The main difficulty in this task comes from the underlying ambiguity of the classification task and the limited amount of training data in each category. The entire task covers thirteen emotion categories and two additional factual categories, which are fine-grained, ie, to distinguish anger from blame, or sorrow from hopelessness. Since real-world suicide notes are very difficult to obtain (valuable too), the training data volume is relatively small with a highly skewed distribution. Out of the 4,633 sentences in the 600 training notes, only 2,173 sentences (46.9%) have one or more class labels. The top two categories having the most notes are instructions (820 sentences, 17.7%) and hopelessness (455, 9.8%); the smallest two categories are forgiveness (6, 0.1%) and abuse (9, 0.2%).
A wide variety of existing methods in sentiment analysis are not immediately applicable to the tasks in this challenge. A single classification system might not be sufficient. Existing feature selection algorithms, such as document frequency thresholding, information gain, mutual information, χ2 statistic, and term strength, are also ineffective in dealing with the limited amount of training data and accidental features7 in this case. Existing sentiment lexicons only consider limited number of categories and thus cannot be directly applied to this task; examples include positive/negative dictionaries from General Inquirer and six emotional categories from WordNet-Affect.
Our system aims to deal with the above difficulties by utilizing several web data resources in a multilayer classification system.
  • We divide the fifteen categories into three groups and handle each group differently. This is due to: (1) the expressions adopted by objective and subjective categories exhibit different properties; and (2) the effectiveness of machine learning method depends on the amount of available training data. For two objective categories (information and instructions) and eight subjective ones with relatively sufficient training data (fear, guilt, hopelessness, love, sorrow, hopefulness, thankfulness, and happiness_peacefulness), we use one-versus-the-all binary SVM classifiers.8 For the remaining five subjective categories (abuse, anger, blame, pride, and forgiveness), which are either too infrequent or too subtle to be systematically learned, we adopt a pattern matching approach. Let us give an example of “My son has always been a clean, honest boy and man and all who meets him loves him.”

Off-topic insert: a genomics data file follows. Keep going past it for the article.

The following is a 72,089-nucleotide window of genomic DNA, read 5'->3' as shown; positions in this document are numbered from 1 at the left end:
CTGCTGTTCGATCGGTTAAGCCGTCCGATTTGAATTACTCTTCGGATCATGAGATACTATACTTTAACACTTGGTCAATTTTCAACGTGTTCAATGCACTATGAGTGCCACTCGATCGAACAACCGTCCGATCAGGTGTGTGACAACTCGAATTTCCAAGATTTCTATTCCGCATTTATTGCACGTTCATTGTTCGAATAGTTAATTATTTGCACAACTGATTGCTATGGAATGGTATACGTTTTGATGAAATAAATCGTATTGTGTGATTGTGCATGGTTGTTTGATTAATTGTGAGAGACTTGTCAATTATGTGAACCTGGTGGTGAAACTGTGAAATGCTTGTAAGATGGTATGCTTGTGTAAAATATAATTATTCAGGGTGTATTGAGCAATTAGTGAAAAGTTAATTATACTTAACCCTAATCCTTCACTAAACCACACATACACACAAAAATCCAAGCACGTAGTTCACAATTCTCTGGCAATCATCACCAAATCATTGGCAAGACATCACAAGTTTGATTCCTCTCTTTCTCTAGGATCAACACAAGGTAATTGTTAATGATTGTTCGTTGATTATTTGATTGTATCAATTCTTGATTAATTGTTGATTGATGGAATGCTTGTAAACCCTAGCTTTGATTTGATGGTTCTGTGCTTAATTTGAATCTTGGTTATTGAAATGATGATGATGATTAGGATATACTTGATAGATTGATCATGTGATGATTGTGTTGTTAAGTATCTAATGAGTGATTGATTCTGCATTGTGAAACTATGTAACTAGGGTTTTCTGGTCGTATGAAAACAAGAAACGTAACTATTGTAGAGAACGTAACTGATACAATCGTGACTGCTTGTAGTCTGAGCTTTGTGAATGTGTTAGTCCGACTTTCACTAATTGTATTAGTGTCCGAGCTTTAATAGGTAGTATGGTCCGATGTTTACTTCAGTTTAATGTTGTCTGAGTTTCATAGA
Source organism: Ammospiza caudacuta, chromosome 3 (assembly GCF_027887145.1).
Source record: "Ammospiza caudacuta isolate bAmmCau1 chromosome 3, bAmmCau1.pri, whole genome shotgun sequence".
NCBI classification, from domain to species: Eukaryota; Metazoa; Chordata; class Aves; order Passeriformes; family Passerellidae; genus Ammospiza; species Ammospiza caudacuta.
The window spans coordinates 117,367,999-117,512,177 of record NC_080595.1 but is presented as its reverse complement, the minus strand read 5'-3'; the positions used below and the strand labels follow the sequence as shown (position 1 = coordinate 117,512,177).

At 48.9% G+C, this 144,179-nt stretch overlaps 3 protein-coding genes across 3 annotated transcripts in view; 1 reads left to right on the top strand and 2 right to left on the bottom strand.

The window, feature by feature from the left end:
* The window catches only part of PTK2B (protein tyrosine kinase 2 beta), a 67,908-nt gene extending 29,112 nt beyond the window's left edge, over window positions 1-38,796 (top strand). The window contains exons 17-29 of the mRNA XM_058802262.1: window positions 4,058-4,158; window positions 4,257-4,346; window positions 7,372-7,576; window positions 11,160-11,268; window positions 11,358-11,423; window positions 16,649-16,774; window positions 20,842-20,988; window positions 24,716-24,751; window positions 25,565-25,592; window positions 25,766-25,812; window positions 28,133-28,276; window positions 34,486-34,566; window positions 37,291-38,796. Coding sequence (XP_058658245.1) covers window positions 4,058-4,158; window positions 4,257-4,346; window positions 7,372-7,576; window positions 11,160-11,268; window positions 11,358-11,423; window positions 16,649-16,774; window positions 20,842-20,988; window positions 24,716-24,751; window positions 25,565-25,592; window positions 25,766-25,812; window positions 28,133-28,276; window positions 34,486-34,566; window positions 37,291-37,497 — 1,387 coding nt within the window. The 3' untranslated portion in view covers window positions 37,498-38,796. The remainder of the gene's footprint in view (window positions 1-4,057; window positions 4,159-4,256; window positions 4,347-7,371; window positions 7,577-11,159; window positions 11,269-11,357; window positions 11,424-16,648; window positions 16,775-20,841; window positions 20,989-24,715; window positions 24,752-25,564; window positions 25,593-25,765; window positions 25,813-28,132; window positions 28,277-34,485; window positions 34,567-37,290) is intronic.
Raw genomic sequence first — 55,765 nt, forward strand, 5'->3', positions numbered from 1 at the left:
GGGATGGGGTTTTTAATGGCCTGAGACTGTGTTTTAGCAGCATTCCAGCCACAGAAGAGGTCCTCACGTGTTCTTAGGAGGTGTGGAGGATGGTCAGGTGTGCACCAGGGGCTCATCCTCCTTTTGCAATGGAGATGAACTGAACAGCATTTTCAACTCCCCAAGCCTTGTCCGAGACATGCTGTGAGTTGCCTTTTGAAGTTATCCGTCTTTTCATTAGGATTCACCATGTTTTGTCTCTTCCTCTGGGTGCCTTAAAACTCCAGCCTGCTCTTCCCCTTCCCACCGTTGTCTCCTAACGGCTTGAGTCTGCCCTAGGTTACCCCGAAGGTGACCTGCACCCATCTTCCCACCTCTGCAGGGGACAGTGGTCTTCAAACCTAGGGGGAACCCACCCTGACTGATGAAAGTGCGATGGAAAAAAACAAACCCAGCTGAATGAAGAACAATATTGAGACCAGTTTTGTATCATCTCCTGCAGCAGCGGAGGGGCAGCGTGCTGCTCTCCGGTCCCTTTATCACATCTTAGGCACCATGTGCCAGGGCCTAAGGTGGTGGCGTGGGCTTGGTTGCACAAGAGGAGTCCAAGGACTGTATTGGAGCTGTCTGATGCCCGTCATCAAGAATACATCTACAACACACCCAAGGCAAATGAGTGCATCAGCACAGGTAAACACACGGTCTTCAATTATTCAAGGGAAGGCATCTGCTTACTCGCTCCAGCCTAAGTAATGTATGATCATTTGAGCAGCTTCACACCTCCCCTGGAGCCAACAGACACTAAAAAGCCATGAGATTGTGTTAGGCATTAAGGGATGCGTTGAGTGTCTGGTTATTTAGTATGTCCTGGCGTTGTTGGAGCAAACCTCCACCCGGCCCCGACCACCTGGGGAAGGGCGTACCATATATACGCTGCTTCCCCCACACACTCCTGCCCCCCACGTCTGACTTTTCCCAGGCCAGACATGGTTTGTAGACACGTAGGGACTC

• The candidate features for classifying the two objective categories and eight subjective ones are prepared differently. For the subjective ones, a feature called spanning n-gram is designed to better capture emotional expressions than traditional n-grams. Since spanning n-gram results in a high dimensional feature space, feature selection is performed with the help of semantically matched weblog corpora (LiveJournal9 blogs with “moods”). For the objective ones, noun phrases containing daily items are identified by shallow parsing and with help of external knowledge (item-lists from eBay),10 and then sentences are normalized before learning the bag-of-n-gram features.
  • To alleviate the situation of having very limited amount of training data, we make an effort to collect additional data (posts from SuicideProject website)11 with similar emotional contents as those in this challenge. A total number of 1,814 sentences are manually annotated according to the classification schema. Using our trained model as a classifier, we further choose the sentences with high SVM classifier confidence score as the labeled data. Another 268 information and instructions sentences are then obtained in this way.
In this paper, we describe our system for the i2b2 challenge 2011 sentiment classification task. Section 2 reviews previous research in sentiment classification and suicide note analysis. Section 3 gives detailed explanations for each component of our system. In Section 4, experiment results are shown to compare alternative approaches and validate our system. Section 5 discusses the submitted results and Section 6 performs error analysis. Finally, conclusions are drawn in Section 7.